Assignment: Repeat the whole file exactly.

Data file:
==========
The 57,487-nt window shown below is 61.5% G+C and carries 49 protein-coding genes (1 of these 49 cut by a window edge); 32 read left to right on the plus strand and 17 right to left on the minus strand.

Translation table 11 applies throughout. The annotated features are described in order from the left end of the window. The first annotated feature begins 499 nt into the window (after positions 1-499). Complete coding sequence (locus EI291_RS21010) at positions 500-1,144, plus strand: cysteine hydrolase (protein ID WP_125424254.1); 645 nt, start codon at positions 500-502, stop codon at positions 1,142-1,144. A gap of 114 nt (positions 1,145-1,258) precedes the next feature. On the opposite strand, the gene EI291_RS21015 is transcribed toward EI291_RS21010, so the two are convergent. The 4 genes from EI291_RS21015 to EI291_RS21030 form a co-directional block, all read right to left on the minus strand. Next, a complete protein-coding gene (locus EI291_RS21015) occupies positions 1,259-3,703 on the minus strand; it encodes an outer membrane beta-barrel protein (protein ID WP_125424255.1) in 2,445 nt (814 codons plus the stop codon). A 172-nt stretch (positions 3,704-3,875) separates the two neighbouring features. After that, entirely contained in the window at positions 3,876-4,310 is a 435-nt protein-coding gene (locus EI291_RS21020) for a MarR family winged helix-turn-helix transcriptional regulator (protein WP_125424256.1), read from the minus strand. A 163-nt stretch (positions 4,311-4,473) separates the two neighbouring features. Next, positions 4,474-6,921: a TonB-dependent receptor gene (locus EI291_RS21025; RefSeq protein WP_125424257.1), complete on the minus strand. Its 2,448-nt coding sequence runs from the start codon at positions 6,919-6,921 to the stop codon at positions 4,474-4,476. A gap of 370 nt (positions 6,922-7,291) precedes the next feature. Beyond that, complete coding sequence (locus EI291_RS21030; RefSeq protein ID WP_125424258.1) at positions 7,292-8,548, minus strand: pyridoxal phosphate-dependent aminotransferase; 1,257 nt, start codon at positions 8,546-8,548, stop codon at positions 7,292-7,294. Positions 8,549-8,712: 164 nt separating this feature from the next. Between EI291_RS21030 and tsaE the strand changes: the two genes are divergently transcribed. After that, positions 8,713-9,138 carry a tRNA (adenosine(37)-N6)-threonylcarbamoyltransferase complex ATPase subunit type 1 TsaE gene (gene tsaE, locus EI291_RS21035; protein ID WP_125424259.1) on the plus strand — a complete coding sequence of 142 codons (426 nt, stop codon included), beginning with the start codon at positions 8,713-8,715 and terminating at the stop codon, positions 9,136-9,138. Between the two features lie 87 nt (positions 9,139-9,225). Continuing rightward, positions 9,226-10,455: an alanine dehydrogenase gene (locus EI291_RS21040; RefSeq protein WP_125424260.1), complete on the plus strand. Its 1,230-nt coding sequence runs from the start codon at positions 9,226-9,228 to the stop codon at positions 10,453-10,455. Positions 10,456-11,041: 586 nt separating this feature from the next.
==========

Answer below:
The 57,487-nt window shown below is 61.5% G+C and carries 49 protein-coding genes (1 of these 49 cut by a window edge); 32 read left to right on the plus strand and 17 right to left on the minus strand.

Translation table 11 applies throughout. The annotated features are described in order from the left end of the window. The first annotated feature begins 499 nt into the window (after positions 1-499). Complete coding sequence (locus EI291_RS21010) at positions 500-1,144, plus strand: cysteine hydrolase (protein ID WP_125424254.1); 645 nt, start codon at positions 500-502, stop codon at positions 1,142-1,144. A gap of 114 nt (positions 1,145-1,258) precedes the next feature. On the opposite strand, the gene EI291_RS21015 is transcribed toward EI291_RS21010, so the two are convergent. The 4 genes from EI291_RS21015 to EI291_RS21030 form a co-directional block, all read right to left on the minus strand. Next, a complete protein-coding gene (locus EI291_RS21015) occupies positions 1,259-3,703 on the minus strand; it encodes an outer membrane beta-barrel protein (protein ID WP_125424255.1) in 2,445 nt (814 codons plus the stop codon). A 172-nt stretch (positions 3,704-3,875) separates the two neighbouring features. After that, entirely contained in the window at positions 3,876-4,310 is a 435-nt protein-coding gene (locus EI291_RS21020) for a MarR family winged helix-turn-helix transcriptional regulator (protein WP_125424256.1), read from the minus strand. A 163-nt stretch (positions 4,311-4,473) separates the two neighbouring features. Next, positions 4,474-6,921: a TonB-dependent receptor gene (locus EI291_RS21025; RefSeq protein WP_125424257.1), complete on the minus strand. Its 2,448-nt coding sequence runs from the start codon at positions 6,919-6,921 to the stop codon at positions 4,474-4,476. A gap of 370 nt (positions 6,922-7,291) precedes the next feature. Beyond that, complete coding sequence (locus EI291_RS21030; RefSeq protein ID WP_125424258.1) at positions 7,292-8,548, minus strand: pyridoxal phosphate-dependent aminotransferase; 1,257 nt, start codon at positions 8,546-8,548, stop codon at positions 7,292-7,294. Positions 8,549-8,712: 164 nt separating this feature from the next. Between EI291_RS21030 and tsaE the strand changes: the two genes are divergently transcribed. After that, positions 8,713-9,138 carry a tRNA (adenosine(37)-N6)-threonylcarbamoyltransferase complex ATPase subunit type 1 TsaE gene (gene tsaE, locus EI291_RS21035; protein ID WP_125424259.1) on the plus strand — a complete coding sequence of 142 codons (426 nt, stop codon included), beginning with the start codon at positions 8,713-8,715 and terminating at the stop codon, positions 9,136-9,138. Between the two features lie 87 nt (positions 9,139-9,225). Continuing rightward, positions 9,226-10,455: an alanine dehydrogenase gene (locus EI291_RS21040; RefSeq protein WP_125424260.1), complete on the plus strand. Its 1,230-nt coding sequence runs from the start codon at positions 9,226-9,228 to the stop codon at positions 10,453-10,455. Positions 10,456-11,041: 586 nt separating this feature from the next.